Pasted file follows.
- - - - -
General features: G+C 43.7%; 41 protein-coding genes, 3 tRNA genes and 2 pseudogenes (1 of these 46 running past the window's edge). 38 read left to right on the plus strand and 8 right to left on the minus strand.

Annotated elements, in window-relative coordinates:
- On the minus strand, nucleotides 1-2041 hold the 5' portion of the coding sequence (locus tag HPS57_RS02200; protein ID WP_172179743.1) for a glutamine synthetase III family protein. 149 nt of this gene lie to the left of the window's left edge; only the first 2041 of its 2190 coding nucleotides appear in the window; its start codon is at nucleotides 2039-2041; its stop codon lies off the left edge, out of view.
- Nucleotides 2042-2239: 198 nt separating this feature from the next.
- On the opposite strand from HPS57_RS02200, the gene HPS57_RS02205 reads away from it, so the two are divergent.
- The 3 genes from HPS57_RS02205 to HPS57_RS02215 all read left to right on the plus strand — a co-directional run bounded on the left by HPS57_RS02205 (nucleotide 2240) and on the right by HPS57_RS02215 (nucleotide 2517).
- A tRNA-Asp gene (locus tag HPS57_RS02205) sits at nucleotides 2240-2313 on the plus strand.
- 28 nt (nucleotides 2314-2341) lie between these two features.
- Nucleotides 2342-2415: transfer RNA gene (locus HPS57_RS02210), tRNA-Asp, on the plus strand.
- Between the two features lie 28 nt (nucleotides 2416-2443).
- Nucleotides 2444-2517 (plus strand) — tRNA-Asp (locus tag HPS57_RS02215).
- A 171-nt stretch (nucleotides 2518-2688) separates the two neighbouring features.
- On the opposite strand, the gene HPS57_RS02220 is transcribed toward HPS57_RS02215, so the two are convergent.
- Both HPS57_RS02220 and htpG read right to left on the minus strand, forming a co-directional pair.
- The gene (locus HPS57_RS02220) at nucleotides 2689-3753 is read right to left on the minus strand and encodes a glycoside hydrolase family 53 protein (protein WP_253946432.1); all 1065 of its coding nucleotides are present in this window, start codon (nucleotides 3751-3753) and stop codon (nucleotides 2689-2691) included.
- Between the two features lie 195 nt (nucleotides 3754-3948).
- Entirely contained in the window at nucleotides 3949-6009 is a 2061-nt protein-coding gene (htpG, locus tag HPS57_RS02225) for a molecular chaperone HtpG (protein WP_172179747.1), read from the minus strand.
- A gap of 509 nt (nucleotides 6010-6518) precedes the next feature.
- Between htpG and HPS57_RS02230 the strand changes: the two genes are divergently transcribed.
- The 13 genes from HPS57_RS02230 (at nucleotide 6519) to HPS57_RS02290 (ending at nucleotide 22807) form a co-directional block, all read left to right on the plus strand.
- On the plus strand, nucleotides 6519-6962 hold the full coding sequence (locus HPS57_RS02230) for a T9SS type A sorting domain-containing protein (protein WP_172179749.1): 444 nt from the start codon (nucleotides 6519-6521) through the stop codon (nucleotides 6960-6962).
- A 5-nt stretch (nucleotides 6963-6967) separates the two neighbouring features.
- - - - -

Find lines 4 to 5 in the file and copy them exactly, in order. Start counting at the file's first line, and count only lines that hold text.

- Nucleotides 2042-2239: 198 nt separating this feature from the next.
- On the opposite strand from HPS57_RS02200, the gene HPS57_RS02205 reads away from it, so the two are divergent.